- How does your assignment task shape your critical focus? What aspects of your reading do you need to subject to greater critical scrutiny, and what parts of your writing will need to include more critical thinking? Why?
- What kind of critical discussion do you think is likely to be called for [if any] in different sections of your thesis or research projects?
- Literature review
- Methodology chapter
b. Levels on which we can read critically.
- We can critically evaluate aspects intrinsic to the text itself.
- Is the data/information drawn on comprehensive enough for the case the author wants to make?
- Is the data adequately and systematically analysed and otherwise dealt with?
- Are the arguments well developed?
- Are the arguments consistent? Can you spot inconsistencies?
- Is the methodology used appropriate? Could the study be approached in other ways?
- Are claims that are made sufficiently supported by the evidence?
- Are the ideas presented relevant to the issue under discussion?
- Are the ideas presented clearly?
- Are there practical uses for the ideas, or are they too theoretical?
- Is the complexity of the issues under discussion adequately dealt with, or has the writer over-simplified them?
- Are the conclusions drawn clearly and based on the findings/discussion?
- The wider context that gives rise to the text.
- What is the writer’s purpose? (Does it prejudice his/her collection and interpretation of data in obvious ways? Should we be extra cautious of his/her use of evidence, conclusions drawn and so on?)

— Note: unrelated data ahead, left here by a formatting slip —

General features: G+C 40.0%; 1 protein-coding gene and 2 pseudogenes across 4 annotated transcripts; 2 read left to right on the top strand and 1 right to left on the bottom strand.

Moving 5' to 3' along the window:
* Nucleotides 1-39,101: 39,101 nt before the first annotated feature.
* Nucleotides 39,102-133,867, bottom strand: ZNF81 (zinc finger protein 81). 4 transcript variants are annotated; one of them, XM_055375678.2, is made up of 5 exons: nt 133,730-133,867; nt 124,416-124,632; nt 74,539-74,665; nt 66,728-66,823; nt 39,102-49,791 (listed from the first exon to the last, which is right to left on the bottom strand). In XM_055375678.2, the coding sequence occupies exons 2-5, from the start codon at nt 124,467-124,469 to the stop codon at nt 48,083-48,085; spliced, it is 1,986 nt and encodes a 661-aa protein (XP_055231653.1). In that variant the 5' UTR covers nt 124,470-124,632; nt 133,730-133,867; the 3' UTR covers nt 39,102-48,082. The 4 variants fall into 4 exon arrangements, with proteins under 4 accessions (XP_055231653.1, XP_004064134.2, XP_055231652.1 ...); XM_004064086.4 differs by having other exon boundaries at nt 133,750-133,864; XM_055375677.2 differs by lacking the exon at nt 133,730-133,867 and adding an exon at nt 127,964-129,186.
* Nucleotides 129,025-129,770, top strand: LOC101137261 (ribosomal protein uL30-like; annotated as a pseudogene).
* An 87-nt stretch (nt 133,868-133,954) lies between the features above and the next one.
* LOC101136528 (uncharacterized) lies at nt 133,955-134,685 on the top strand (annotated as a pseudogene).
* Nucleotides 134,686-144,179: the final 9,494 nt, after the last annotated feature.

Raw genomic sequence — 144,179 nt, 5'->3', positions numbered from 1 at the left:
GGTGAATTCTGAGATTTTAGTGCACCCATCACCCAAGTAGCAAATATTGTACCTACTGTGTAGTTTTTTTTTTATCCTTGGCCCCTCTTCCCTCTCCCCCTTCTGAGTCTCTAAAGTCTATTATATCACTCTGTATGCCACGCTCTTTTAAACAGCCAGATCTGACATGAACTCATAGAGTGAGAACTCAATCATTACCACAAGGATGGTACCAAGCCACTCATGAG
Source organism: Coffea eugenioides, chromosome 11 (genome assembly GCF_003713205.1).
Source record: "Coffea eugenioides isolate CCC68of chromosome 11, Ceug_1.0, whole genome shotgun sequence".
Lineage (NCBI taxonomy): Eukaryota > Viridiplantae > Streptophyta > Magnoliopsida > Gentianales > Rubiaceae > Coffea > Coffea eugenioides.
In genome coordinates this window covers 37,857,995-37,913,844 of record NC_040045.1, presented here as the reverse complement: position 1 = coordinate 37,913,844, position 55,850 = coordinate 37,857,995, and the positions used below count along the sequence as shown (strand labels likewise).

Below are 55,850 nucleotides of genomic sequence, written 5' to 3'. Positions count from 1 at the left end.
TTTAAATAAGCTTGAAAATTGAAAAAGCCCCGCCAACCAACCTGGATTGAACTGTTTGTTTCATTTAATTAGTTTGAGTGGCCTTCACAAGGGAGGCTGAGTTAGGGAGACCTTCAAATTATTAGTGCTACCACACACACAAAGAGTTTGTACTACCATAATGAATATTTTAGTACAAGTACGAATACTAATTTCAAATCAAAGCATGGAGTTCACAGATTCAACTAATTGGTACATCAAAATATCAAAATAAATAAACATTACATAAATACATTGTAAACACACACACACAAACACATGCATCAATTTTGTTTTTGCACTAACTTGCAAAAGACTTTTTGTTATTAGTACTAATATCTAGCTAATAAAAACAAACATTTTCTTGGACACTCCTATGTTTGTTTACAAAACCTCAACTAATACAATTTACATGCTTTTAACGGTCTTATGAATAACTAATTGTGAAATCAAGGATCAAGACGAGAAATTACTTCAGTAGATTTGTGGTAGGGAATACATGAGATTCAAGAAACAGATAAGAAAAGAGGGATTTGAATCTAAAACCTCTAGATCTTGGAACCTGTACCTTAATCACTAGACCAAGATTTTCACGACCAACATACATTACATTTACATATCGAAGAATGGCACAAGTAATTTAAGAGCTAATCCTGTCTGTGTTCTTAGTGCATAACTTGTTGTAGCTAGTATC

- How do the issues raised fit into wider debates in the discipline? Why has the author focused on these issues? Does the author have a political agenda of some sort?
- Is the methodology the author adopts a universally accepted one in studies dealing with these issues? Could an alternative approach be used? Why? What difference might a different methodology make? Why is this important to note?
- How do his/her conclusions compare with other related texts/studies? What grounds can you use for evaluating them?
- What values underlie the approach or motivate the objectives of the study? Are there moral, socio-cultural or political reasons for questioning those values?
- What social, political, moral, educational or other purposes are these findings/arguments likely to support?
- Your own perspective that you bring from your wider world of experience (cultural values and beliefs, political and ideological outlook, and so on)
- Are the ideas in the text relevant to your task/concerns?
- Do the claims made contradict your own experience, understanding or sense of values? If so, can you justify challenging this study, or do you need to change your views?
- Do the ideas and arguments in the study justify or implicitly support certain social relationships? Are they desirable? (Do they justify certain forms of teacher/student, gender, racial, social relationships [eg egalitarian/hierarchical; inferior/superior and so on.])
- Are the issues dealt with important in your view?
- To what social, cultural or political purposes could the findings and conclusions of this study be put? Would you support these findings being used for such purposes? Why/why not?